In Section Seven, the Tosefta further emphasizes high regard for Torah instruction and the sages. This passage compares teaching Torah to giving birth. One who imparts Torah is compared to the Creator, and his teaching is similar to God’s creation of the first man. The Tosefta adds that “whoever brings one being under the wings of the divine presence (the Shekhinah) is given credit as if he had created him (that convert), formed his limbs, and brought him into the world.” Rabbinic texts regularly use the idiom: “to bring him under the wings of the Shekhinah” in reference to one who facilitates converts in the process of joining the Jewish people (see, for example: Sifre Numbers 80; Sifre Deuteronomy 32; Jerusalem Talmud Sanhedrin 2:4, 20c; Avodah Zarah 1:1, 39c). In this literature, teaching Torah to a Jewish student and guiding the process of conversion to Judaism are both considered analogous to creating a new person (akin to God’s creation) or giving birth. In that context, proselytizing non-Jews is a highly respected endeavor. The Tosefta concludes this passage with two verses which reiterate that the value of Torah is beyond measure: “She (the Torah) is more precious than jewels” (Proverbs 3:15, NRSV); “There is gold, and abundance of costly stones; [but the lips informed by knowledge are a precious jewel]” (Proverbs 20:15, NRSV).

In light of the previous section, it is not surprising that the Tosefta claims (in Section Eight) that a sage is prioritized over a king, explaining that a sage is irreplaceable, whereas any member of Israel could become a successor to its king. This statement is noteworthy for its ascription of nobility to all Israelites; yet, the sage is set at the apex of Jewish society. Whereas rabbinic texts typically confer highest standing to priests on account of their lineage, here the sage and the king, respectively, are ranked highest, followed by the high priest.

In Sections Eight to Ten, the Tosefta explicitly ranks the societal members to be prioritized in situations where saving a life or redeeming a captive are at issue: from the sage, the king, the high priest, the prophet, priests who are ranked according to their positions in the Temple, then the common priest, Levite, Israelite, mamzer, natin, ger, and freed slave. The latter portion of this list is nearly identical to Mishnah Horayot 3:7-8 (see the commentary on that source for explanations of these designations). Let us now compare the hierarchy of those who should be saved or redeemed in these two sources:

Tosefta Horayot 2:8-10

Mishnah Horayot 3:8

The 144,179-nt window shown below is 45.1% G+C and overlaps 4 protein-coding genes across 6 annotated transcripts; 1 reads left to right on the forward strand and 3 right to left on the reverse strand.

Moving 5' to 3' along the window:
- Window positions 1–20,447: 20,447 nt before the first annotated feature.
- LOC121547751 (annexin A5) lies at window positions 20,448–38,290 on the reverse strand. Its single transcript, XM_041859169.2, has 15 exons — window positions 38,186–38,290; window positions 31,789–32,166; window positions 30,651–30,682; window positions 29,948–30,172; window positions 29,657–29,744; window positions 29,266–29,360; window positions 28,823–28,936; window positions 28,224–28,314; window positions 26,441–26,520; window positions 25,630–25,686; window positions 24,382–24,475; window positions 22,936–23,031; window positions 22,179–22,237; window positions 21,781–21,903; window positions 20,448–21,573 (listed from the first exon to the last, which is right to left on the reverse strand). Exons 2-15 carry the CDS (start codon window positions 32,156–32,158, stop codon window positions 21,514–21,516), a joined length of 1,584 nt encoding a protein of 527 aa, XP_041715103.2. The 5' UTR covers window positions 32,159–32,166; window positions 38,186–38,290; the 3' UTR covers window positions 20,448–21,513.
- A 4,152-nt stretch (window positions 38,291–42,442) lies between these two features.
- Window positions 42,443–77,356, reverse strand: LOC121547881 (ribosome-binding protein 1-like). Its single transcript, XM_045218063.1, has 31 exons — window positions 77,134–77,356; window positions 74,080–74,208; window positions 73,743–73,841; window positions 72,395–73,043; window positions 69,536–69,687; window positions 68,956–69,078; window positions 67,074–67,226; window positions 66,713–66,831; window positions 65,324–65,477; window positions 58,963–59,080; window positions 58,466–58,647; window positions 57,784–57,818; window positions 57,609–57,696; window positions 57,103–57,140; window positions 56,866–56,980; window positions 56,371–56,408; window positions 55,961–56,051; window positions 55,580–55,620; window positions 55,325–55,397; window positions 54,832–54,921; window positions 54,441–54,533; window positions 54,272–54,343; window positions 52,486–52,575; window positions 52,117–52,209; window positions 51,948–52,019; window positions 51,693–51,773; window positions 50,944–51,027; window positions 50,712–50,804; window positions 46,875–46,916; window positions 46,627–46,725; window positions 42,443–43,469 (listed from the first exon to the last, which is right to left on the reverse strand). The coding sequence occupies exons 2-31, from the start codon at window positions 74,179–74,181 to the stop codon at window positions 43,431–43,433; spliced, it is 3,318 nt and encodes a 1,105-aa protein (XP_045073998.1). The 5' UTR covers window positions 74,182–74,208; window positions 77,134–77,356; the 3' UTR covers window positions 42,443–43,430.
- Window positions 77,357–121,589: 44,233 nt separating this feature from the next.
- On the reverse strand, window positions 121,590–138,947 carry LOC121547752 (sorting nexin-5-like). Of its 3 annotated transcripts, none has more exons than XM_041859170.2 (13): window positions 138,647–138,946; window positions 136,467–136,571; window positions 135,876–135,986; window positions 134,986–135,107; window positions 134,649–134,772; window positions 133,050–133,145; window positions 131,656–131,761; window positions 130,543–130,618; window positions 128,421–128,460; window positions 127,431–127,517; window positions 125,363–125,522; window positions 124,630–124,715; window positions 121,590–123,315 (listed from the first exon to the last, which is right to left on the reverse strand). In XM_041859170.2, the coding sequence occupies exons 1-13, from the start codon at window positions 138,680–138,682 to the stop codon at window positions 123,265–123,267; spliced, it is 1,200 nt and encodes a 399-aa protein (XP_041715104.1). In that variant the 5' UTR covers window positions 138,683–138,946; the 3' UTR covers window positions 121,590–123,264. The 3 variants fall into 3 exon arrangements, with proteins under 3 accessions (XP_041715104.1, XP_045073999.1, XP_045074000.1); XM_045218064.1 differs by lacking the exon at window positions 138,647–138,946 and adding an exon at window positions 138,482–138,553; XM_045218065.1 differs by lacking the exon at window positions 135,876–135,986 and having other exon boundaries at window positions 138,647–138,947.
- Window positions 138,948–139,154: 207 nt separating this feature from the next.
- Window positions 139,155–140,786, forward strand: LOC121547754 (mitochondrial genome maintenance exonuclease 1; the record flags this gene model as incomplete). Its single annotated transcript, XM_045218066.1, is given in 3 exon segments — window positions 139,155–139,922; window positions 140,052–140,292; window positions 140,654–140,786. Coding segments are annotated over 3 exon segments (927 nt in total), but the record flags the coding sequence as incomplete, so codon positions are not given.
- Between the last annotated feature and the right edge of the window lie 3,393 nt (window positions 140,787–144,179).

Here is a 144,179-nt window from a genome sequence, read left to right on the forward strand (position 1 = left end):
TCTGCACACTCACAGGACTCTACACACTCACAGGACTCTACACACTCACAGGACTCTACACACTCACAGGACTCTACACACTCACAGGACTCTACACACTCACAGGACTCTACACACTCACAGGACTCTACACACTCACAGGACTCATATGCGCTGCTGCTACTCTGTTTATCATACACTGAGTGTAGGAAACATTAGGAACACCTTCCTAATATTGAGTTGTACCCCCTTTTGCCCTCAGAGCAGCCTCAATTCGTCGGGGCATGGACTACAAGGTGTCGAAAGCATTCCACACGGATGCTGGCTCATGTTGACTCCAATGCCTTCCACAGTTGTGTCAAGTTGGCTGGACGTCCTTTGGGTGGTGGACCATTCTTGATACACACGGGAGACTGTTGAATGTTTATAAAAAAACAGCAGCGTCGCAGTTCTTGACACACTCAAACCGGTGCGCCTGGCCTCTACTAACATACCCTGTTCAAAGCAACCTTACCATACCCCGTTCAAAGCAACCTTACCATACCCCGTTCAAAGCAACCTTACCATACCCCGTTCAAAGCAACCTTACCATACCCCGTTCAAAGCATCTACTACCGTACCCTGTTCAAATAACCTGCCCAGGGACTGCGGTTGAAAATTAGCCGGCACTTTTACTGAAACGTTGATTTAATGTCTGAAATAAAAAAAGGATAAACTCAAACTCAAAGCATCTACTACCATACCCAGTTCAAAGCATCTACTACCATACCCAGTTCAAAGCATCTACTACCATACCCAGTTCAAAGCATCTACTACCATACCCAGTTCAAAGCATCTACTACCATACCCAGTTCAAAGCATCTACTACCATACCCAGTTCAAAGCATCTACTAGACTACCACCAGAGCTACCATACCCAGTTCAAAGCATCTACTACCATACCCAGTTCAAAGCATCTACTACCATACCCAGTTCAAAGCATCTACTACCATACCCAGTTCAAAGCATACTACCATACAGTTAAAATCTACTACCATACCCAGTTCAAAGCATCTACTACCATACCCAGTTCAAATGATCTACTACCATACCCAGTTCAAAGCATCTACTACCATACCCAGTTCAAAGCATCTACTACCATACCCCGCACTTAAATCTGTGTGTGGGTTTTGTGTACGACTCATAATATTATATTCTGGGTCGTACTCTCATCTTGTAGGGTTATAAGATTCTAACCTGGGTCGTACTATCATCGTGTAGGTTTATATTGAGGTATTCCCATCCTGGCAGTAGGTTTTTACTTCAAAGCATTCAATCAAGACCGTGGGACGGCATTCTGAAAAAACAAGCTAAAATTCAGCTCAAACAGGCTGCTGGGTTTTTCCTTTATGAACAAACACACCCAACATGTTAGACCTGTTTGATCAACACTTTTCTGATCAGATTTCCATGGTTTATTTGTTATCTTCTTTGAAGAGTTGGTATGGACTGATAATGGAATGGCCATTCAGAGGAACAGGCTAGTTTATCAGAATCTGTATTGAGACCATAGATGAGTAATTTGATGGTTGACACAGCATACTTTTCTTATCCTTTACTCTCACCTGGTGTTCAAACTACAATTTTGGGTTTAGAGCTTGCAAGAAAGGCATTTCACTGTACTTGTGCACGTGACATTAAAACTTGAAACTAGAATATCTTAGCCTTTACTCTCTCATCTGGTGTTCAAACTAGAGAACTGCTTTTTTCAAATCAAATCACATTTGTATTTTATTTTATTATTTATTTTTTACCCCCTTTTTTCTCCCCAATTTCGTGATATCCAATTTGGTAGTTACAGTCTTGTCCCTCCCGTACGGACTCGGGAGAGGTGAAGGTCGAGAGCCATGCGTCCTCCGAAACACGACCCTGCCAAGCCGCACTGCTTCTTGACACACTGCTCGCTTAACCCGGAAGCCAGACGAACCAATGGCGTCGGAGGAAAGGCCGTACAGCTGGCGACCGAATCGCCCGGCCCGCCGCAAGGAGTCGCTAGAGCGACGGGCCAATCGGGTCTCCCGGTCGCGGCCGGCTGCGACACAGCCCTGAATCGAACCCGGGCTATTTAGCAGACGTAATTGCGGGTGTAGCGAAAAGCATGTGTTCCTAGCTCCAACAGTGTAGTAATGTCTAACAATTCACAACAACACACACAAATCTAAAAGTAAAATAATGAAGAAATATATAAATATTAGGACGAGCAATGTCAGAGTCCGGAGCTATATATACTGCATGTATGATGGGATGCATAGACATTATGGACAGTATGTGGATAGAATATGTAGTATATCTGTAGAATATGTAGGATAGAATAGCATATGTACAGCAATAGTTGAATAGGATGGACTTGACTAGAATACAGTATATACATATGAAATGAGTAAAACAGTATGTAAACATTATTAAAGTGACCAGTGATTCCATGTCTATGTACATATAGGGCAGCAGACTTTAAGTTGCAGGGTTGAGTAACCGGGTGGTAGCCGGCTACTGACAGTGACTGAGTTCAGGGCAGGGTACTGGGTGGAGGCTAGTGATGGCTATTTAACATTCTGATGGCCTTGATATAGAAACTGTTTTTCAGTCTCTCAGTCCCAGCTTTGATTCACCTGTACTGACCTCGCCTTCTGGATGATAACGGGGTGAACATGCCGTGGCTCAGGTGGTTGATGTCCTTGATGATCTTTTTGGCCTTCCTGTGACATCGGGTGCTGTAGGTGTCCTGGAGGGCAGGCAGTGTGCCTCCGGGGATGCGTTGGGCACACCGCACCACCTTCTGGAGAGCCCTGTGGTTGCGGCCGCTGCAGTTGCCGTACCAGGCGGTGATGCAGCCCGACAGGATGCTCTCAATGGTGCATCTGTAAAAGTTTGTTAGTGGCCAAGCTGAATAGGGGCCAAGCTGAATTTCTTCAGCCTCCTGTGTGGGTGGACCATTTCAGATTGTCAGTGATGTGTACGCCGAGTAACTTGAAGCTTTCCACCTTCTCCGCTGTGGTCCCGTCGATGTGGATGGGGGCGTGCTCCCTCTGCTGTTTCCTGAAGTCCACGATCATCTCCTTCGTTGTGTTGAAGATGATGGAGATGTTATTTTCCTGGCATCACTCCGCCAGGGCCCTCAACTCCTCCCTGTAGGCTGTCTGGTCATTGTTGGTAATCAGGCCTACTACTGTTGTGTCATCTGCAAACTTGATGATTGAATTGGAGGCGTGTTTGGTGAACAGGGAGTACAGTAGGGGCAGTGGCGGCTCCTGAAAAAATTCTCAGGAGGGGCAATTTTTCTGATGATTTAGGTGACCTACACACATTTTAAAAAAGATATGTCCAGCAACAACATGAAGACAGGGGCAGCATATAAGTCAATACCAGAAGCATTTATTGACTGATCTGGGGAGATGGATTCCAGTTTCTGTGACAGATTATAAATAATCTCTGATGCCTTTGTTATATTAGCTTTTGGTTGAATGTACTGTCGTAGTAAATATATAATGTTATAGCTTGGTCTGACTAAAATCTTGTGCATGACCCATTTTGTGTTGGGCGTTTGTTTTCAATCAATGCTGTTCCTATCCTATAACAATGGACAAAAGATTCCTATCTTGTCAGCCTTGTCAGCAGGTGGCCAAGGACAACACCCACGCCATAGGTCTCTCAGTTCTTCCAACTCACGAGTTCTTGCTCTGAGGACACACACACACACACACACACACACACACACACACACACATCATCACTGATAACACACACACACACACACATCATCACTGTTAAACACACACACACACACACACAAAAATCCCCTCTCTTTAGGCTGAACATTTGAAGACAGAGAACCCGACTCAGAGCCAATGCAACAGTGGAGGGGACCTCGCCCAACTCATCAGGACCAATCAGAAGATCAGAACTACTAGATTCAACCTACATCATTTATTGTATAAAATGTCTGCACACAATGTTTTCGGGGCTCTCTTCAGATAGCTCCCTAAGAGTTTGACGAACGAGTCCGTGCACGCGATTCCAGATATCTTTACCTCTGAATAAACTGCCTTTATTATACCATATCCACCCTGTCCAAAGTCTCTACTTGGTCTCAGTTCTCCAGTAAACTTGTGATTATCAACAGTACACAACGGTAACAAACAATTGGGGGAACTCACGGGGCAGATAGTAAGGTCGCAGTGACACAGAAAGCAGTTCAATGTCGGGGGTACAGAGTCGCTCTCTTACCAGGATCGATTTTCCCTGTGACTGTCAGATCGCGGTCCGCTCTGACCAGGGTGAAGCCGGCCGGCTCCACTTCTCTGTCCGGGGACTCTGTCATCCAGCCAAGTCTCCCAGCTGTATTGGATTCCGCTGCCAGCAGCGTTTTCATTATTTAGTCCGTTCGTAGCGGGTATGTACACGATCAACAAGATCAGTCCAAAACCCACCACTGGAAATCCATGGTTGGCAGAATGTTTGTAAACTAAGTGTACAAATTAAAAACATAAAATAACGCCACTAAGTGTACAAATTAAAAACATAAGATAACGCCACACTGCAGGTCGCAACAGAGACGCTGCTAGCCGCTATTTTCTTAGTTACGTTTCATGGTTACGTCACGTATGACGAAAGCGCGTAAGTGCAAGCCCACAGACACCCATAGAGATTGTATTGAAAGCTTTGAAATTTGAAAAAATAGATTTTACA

A sage

 

The (Jewish) king

 

The high priest

 

A prophet

 

Several categories of priests:  one anointed for war; the chief of the priests; a head of a division for
duty of priests (rosh mishmar); a head of a division of priests (rosh beyt ’av); a Temple trustee (markal);
a Temple treasurer (gizbar)

 

A common priest

A priest

A Levite

A Levite

An Israelite

An Israelite

A mamzer

A mamzer

A natin

A natin

A ger

A ger

A freed slave

A freed slave

 While the categories mentioned in the Mishnah are defined by lineage, the Tosefta also gives consideration to select roles, thus elevating the sage to the highest position. Yet, both sources conclude with a statement that emphasizes Torah study over any inherited status:

“When [does this order apply]? When all of them are equal. But if there were a mamzer [who is]a scholar (talmid ḥakham), he would take precedence over a high priest [who is] uneducated [in Torah] (‘am ha-aretz).”

The Tosefta and the Mishnah compare two extremes on the spectrum as determined by heredity: on the one end a high priest and on the other mamzer who, according to Mishnah Yevamot 4:13 and Qiddushin 3:12, was born to an adulterous woman or from incestuous sexual relations (most of these prohibitions are listed in Leviticus 18, 20), following Deuteronomy 23:3: “A mamzer shall not be admitted to the congregation (qahal) of the Lord. Even to the tenth generation, none of their descendants shall be admitted to the assembly of the Lord” (based on v. 2 in NRSV). Yet, according to these sources, if a mamzer were a Torah scholar, or even an advanced student, he should be released from captivity or saved before a high priest who lacks knowledge of Torah.

The Tosefta uses two terms:  talmid ḥakham,a disciple of the sages or a sage himself; and, the ‘am ha-aretz, a description that is extensively discussed in rabbinic discourse on the relationship between sages and other Jews. In some texts, ‘am ha-aretz denotes a person who did not practice the laws of ritual purity or tithing; in other (often later) texts, this term became synonymous with one who lacks knowledge of Torah. The mishnah that contrasts a talmid ḥakham with an ‘am ha-aretz seems to convey the second meaning, especially since Tosefta Horayot 2:10 places this passage in a context that highlights the importance of studying and teaching Torah. Thus, although lineage is significant, this text claims that engagement with Torah is prioritized in cases where choices must be made regarding saving a life, restoring lost property, clothing the naked, and release from captivity. To complete this statement, the Tosefta adds a biblical verse: “She (the Torah) is more precious than jewels” (Proverbs 3:15, NRSV). This verse was already cited in Section Seven after emphasizing the importance of teaching Torah. The repetition of the verse highlights this message.